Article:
Before Christmas, I took the Castafiore to Recycle cycles to have her stripped to the frame in preparation for her transformation to a memorial. I got a phone call earlier this week to say that she was ready to be picked up. I stopped by the shop after work on Thursday. Graham, the young guy who works there, was discussing repairs needed on a bike with another customer. I perused the eclectic assortment of bikes there for a few minutes before noticing the Castafiore amongst the clutter.
After I picked up the frame with a certain possessiveness, Graham inquired if I had the receipt ticket for her. Unfortunately, I had mislaid it. However, he accepted my driver's license whilst apologizing for the need to be sure the right bike had left the store with the right person. He admitted that it was unlikely that I wasn't the right person as I had picked out a specific (broken) frame out all the stuff in the store and knew the phone number on card. I then pointed out that the frame had the number of my driver's license engraved on it. This was doubly in my favour as not only did the numbers match, but it wasn't a very obvious thing to know about it.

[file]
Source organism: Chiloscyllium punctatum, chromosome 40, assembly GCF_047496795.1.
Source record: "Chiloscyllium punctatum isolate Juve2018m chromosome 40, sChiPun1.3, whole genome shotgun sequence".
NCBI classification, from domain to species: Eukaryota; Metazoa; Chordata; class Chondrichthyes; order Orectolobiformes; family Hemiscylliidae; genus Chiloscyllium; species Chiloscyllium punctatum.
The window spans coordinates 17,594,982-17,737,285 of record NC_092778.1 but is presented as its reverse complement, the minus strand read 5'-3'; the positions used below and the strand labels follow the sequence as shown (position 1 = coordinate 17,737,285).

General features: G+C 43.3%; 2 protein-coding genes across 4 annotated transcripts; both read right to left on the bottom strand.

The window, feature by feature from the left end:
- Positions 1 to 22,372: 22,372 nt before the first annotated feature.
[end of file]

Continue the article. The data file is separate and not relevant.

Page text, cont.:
I slung the frame over my shoulder as I walked to the nearest Metro station. With my burden and a certain amount of smug silliness, I cheerfully walked past the disingenuous signs welcoming bikes in the Metro, (except during rush hour or other times that the STM arbitrarily decides that bikes aren't on the Metro, such as during the Tour de l'Île, Carifest, etc.) It was in fact still rush hour, and I was sort of taking a bike on Metro. Then again, the Castafiore, was sorely reduced in size, so I really wasn't taking something as large and bulky as a bike on the Metro. Suffice it to say, no one stopped me.
Now I have to clean the gunk off of her, prepare the images and hang attach them to her. After that, I will have to decide which wall of my apartment deserves her presence. My plan is to use hooks such as you would use for an active bike to hold her onto the wall.